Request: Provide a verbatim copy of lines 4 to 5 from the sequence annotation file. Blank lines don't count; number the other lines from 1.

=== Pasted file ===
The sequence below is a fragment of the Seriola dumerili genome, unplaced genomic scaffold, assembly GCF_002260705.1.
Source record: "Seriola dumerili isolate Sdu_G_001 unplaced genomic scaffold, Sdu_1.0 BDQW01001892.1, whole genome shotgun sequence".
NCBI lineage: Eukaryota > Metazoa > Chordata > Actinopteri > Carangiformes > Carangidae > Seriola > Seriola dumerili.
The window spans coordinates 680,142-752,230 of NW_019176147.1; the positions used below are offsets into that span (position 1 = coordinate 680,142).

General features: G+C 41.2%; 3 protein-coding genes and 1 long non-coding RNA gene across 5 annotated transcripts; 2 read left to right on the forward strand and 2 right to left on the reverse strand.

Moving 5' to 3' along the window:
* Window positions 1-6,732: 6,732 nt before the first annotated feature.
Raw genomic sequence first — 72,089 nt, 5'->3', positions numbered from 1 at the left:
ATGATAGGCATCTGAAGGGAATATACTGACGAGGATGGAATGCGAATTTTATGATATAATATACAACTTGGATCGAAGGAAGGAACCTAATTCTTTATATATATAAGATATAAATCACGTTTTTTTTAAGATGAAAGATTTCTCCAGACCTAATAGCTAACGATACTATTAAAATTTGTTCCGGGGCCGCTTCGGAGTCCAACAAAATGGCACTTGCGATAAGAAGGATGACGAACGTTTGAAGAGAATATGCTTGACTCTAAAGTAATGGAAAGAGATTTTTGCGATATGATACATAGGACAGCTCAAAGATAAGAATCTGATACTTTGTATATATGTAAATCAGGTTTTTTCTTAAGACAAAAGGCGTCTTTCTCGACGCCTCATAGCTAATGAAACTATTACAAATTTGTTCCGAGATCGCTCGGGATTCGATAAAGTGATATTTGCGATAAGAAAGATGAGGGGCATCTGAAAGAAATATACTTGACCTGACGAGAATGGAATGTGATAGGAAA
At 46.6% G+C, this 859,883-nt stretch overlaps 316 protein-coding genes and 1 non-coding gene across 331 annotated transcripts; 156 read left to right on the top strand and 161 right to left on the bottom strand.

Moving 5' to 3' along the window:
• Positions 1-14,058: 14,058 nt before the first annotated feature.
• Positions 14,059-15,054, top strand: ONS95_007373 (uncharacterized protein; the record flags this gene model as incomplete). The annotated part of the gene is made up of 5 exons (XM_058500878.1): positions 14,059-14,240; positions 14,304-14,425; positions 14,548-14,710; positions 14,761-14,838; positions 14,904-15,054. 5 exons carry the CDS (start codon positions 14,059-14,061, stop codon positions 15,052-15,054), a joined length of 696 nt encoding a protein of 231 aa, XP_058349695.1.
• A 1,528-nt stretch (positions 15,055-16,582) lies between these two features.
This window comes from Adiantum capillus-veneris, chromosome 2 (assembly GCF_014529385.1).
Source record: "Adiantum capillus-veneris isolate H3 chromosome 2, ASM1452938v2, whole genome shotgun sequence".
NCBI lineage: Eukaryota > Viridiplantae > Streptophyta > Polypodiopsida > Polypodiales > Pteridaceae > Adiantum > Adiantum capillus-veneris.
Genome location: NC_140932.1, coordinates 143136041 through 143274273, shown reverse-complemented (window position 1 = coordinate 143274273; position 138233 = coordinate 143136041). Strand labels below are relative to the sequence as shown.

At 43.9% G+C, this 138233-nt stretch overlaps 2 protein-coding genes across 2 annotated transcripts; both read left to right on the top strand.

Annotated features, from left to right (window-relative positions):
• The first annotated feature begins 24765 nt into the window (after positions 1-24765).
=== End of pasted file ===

The window spans coordinates 680,142-752,230 of NW_019176147.1; the positions used below are offsets into that span (position 1 = coordinate 680,142).

General features: G+C 41.2%; 3 protein-coding genes and 1 long non-coding RNA gene across 5 annotated transcripts; 2 read left to right on the forward strand and 2 right to left on the reverse strand.